Metallic Bonding

  • Created by: robw6
  • Created on: 23-04-19 17:27

Metallic Bonding


  • High melting and boiling points
  • Outer shell of electrons are free to move
  • Strength = force of attraction between ions and electrons
  • More free electrons = Stronger the metal and more conductive
  • Lots of energy need to be broken down
  • Free electrons allow metals to conduct heat and electricity
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Ionic Bonding

Ionic compounds = Transfer of electrons from a metal to a non metal

  • Ions are formed when electrons are transferred between atoms during chemical bonding
  • Will have a positive or negative charge

e.g When Sodium Chloride (NaCl) forms, one electron is transferred to chlorine. This will form a full stable outer shell for the two particles

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Covalent Bonding

Chemical bonding between two or more non metals.

  • Atoms share electrons
  • Molecules are nuetral (no charge)

When hydrogen gas (H2O) forms, electrons are shared between two atoms to form a molecule.

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Giant Ionic Structures

  • Giant Lattice Structures

Strength of electrostatic force of attraction between oppositely charged ions = High melting and boiling points

  • The ions are arranged in a regular way to form a giant Ionic Lattice



  • Lattice = regular
  • Giant = repeated many times with a large number of ions
  • Ions compunds often form crystals

Number of ions in a compund is such that the overall charge of a sample ot the compund is zero

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Simple Molecular Structures

  • Small number of atoms joined my covalent bonds
  • Covalent bondfs are very strong but there are only very weak forces holding the molecules to each other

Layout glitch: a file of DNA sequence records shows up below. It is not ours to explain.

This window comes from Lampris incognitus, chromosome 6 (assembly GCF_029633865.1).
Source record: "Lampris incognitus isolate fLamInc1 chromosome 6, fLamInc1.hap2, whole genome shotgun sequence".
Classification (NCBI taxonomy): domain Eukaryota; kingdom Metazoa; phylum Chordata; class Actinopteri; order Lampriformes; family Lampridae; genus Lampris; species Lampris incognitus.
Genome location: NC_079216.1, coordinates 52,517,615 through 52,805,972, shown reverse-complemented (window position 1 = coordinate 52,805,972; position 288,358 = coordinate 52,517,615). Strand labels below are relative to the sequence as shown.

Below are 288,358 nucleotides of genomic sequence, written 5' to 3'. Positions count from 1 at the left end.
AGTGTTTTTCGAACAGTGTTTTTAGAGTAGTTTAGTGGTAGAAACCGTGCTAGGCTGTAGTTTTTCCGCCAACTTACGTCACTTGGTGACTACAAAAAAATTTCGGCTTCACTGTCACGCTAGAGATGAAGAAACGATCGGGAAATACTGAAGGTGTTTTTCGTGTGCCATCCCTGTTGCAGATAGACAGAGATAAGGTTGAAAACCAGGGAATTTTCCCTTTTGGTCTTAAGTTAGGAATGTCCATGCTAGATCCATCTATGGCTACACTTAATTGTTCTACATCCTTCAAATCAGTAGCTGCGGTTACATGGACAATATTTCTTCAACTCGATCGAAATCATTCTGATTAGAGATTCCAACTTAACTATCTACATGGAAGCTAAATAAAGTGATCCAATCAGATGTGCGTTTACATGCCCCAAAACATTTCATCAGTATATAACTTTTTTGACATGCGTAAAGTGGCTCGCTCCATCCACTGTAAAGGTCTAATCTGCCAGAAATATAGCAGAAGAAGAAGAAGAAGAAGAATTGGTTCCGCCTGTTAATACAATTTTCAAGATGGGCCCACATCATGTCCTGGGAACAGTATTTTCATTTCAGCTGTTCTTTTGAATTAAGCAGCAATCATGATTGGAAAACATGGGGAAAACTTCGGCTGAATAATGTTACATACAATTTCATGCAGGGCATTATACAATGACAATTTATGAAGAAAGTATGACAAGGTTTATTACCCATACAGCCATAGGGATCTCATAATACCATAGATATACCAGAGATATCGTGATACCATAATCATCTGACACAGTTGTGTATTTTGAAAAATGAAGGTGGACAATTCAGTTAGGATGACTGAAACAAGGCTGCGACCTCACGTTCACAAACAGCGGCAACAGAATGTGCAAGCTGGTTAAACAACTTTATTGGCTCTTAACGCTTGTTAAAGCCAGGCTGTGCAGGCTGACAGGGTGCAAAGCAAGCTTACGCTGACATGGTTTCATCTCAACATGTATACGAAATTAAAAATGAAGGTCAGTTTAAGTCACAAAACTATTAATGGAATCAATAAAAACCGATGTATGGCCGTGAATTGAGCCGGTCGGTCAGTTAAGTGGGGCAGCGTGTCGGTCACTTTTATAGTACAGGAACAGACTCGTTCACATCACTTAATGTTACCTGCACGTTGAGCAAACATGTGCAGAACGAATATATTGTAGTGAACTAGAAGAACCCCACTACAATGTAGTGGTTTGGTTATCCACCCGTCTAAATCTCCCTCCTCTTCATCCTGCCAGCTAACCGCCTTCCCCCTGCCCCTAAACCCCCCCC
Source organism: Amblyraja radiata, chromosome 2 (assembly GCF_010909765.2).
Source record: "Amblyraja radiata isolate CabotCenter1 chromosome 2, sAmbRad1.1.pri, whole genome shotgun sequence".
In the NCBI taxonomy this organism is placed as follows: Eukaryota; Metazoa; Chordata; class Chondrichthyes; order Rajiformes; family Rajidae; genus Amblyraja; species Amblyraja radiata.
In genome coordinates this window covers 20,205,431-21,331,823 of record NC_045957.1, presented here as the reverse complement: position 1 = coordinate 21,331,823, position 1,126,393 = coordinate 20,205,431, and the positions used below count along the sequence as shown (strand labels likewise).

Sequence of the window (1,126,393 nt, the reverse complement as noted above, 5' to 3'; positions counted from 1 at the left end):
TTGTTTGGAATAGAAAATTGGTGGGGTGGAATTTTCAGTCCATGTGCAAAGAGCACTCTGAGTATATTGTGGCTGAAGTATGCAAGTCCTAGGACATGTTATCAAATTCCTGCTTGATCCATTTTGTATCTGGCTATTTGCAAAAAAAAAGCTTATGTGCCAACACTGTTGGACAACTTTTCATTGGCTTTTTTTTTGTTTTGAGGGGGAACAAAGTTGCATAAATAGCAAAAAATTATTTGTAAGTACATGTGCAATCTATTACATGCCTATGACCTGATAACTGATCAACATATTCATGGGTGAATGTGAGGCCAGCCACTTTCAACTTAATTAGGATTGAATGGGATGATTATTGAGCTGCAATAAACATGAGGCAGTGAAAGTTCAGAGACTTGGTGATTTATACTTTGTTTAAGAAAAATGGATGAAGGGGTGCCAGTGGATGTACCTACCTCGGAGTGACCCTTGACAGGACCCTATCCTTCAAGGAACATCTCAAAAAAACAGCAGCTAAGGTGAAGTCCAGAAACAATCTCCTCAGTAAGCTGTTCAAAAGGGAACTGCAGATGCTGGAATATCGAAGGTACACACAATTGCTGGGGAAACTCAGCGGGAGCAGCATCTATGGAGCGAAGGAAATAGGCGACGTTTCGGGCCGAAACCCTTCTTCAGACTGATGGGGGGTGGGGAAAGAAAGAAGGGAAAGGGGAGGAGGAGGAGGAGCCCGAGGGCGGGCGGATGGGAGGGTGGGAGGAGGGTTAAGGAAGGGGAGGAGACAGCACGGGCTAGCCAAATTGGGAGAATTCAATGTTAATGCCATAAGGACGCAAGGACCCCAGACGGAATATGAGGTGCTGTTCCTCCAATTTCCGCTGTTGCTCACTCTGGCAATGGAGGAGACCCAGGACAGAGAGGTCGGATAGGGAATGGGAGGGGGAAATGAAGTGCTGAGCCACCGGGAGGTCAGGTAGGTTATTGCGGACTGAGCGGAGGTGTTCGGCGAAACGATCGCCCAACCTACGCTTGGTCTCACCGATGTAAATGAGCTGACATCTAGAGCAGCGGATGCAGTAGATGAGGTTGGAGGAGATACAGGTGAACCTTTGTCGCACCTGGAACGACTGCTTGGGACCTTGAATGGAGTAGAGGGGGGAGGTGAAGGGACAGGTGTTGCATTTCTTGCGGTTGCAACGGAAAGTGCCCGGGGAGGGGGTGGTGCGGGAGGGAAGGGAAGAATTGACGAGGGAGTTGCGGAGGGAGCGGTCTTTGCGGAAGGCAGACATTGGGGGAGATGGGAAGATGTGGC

• Low temperature required to seperate molecules when they are melted or boiled
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Giant Covalent Structures

  • Lots of non metal atoms each joined to adjacent atoms by covalent bonds
  • Arranged into giant lattices which are strong because many bonds are involved
  • Very high melting points


  • Form of carbon in which each atom is foromed to 4 other carbon atoms
  • Very hard and has melting point of over 35000 C
  • Does not conduct electricity
  • Tranparant/Crystalline
  • Gemstones, Glass cutting, Drill bits


  • Form of carbon in which carbon atoms form layers
  • Each carbon atom is joined to 3 others
  • Fourth electron becomes delocalised between the layers
  • Conducts electricity
  • Layers can slide over each other
  • Pencils and lubricant


  • Similar structure to diamond 
  • Hard and has high melting point
  • Contains silicon and oxygen atoms insteqad of carbon atoms
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Can also form:

Fullerenes - cages and tubes with different numbers of carbon atoms

  • Buckminsterfullerene - Molecules are spherical and contain 60 carbon atoms

Fullerenes may be used for drug delivery systems in the body, in lubricants and as catalysts

  • Nanotubes - useful in reinforcing structures where lightness and strength are needed
  • Conduct electricity / used in semi-conductors
  • Small diameter - 10000 times less than human hair
  • Single layer of graphite structures

Graphene is strongest material ever and best electrical conductor

Individual atoms do not have the same properties as bulk materials

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Smart materials

Properties that react to changes in their environment

  • Shape-memory alloys / polymers

Will return to its original shape when heated

  • Colour-cahnge materials

Thermochromic - changes cokour as temperature changes

Photochromic - changes colour according to different lighting conditions or changing light intensity

  • Polymer Gels

Can absorb / expel water and swell / shrink due to cahnges in pH, temperature, salt concentration etc.

  • Electroluminescent Materials

Give out light when an electrical current is passed through them

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Range in size from 100 nm to 1 nm

Properties that are different from the same substance in bulk

Properties and uses:

  • Very large surface area compared to volume so are able to react verty quickly
  • Useful as catalysts to speed up reactions

Titanium dioxide is a white solid used in house paint and certain chocolates. Titanium dioxide nanoparticles are so small that they do not reflect visible light, so cannot be seen. They are used in sun screen to block harmful ultraviolet light.

Nano-sized silver particles are antibacterial, antiviral and antifungal and are used in plasters, antiseptic sprats etc.

Nanoscience may lead to:

  • New catalysts
  • New coatings
  • New computers
  • Stronger and lighter building materials
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